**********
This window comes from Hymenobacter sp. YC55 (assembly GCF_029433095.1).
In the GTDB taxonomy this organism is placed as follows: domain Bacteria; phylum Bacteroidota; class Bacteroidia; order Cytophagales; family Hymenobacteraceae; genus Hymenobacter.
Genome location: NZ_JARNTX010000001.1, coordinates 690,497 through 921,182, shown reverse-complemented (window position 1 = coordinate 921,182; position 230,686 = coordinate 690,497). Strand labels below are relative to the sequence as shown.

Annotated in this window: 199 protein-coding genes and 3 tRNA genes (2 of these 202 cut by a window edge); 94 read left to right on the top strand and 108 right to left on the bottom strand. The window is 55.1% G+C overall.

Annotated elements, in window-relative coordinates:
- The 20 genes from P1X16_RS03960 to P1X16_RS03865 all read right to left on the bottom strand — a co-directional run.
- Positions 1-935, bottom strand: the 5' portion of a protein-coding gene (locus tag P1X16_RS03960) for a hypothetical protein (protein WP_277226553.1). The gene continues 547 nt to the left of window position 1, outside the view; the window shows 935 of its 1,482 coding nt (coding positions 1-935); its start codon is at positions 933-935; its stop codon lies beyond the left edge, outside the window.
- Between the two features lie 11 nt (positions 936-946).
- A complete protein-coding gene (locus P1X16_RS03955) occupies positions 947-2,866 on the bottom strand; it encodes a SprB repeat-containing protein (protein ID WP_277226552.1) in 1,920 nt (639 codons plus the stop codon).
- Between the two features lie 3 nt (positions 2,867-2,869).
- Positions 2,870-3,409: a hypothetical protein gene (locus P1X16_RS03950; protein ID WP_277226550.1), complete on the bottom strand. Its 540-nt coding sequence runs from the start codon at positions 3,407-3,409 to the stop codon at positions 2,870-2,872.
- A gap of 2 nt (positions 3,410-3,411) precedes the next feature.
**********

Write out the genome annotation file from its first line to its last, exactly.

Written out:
This window comes from Hymenobacter sp. YC55 (assembly GCF_029433095.1).
In the GTDB taxonomy this organism is placed as follows: domain Bacteria; phylum Bacteroidota; class Bacteroidia; order Cytophagales; family Hymenobacteraceae; genus Hymenobacter.
Genome location: NZ_JARNTX010000001.1, coordinates 690,497 through 921,182, shown reverse-complemented (window position 1 = coordinate 921,182; position 230,686 = coordinate 690,497). Strand labels below are relative to the sequence as shown.

Annotated in this window: 199 protein-coding genes and 3 tRNA genes (2 of these 202 cut by a window edge); 94 read left to right on the top strand and 108 right to left on the bottom strand. The window is 55.1% G+C overall.

Annotated elements, in window-relative coordinates:
- The 20 genes from P1X16_RS03960 to P1X16_RS03865 all read right to left on the bottom strand — a co-directional run.
- Positions 1-935, bottom strand: the 5' portion of a protein-coding gene (locus tag P1X16_RS03960) for a hypothetical protein (protein WP_277226553.1). The gene continues 547 nt to the left of window position 1, outside the view; the window shows 935 of its 1,482 coding nt (coding positions 1-935); its start codon is at positions 933-935; its stop codon lies beyond the left edge, outside the window.
- Between the two features lie 11 nt (positions 936-946).
- A complete protein-coding gene (locus P1X16_RS03955) occupies positions 947-2,866 on the bottom strand; it encodes a SprB repeat-containing protein (protein ID WP_277226552.1) in 1,920 nt (639 codons plus the stop codon).
- Between the two features lie 3 nt (positions 2,867-2,869).
- Positions 2,870-3,409: a hypothetical protein gene (locus P1X16_RS03950; protein ID WP_277226550.1), complete on the bottom strand. Its 540-nt coding sequence runs from the start codon at positions 3,407-3,409 to the stop codon at positions 2,870-2,872.
- A gap of 2 nt (positions 3,410-3,411) precedes the next feature.